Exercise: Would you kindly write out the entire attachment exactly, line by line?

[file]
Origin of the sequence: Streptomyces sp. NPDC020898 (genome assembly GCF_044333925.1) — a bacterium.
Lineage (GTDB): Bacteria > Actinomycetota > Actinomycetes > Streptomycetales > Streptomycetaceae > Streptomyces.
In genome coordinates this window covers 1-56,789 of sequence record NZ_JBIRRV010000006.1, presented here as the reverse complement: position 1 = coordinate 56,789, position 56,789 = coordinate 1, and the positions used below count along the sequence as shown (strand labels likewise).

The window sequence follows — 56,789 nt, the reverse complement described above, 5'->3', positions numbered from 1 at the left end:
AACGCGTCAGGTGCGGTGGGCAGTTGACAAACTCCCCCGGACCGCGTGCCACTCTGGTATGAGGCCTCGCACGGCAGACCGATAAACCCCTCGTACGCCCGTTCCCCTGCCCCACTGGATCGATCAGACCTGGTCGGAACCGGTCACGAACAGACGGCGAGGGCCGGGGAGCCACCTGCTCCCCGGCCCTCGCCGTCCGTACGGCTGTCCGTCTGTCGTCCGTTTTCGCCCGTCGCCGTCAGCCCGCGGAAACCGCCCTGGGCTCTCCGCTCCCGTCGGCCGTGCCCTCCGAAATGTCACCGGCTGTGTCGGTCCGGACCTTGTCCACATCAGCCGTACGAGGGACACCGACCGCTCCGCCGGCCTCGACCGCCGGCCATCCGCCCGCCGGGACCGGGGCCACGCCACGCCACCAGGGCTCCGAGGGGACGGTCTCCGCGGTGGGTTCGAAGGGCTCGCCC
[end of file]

Origin of the sequence: Streptomyces sp. NPDC020898 (genome assembly GCF_044333925.1) — a bacterium.
Lineage (GTDB): Bacteria > Actinomycetota > Actinomycetes > Streptomycetales > Streptomycetaceae > Streptomyces.
In genome coordinates this window covers 1-56,789 of sequence record NZ_JBIRRV010000006.1, presented here as the reverse complement: position 1 = coordinate 56,789, position 56,789 = coordinate 1, and the positions used below count along the sequence as shown (strand labels likewise).

The window sequence follows — 56,789 nt, the reverse complement described above, 5'->3', positions numbered from 1 at the left end:
AACGCGTCAGGTGCGGTGGGCAGTTGACAAACTCCCCCGGACCGCGTGCCACTCTGGTATGAGGCCTCGCACGGCAGACCGATAAACCCCTCGTACGCCCGTTCCCCTGCCCCACTGGATCGATCAGACCTGGTCGGAACCGGTCACGAACAGACGGCGAGGGCCGGGGAGCCACCTGCTCCCCGGCCCTCGCCGTCCGTACGGCTGTCCGTCTGTCGTCCGTTTTCGCCCGTCGCCGTCAGCCCGCGGAAACCGCCCTGGGCTCTCCGCTCCCGTCGGCCGTGCCCTCCGAAATGTCACCGGCTGTGTCGGTCCGGACCTTGTCCACATCAGCCGTACGAGGGACACCGACCGCTCCGCCGGCCTCGACCGCCGGCCATCCGCCCGCCGGGACCGGGGCCACGCCACGCCACCAGGGCTCCGAGGGGACGGTCTCCGCGGTGGGTTCGAAGGGCTCGCCC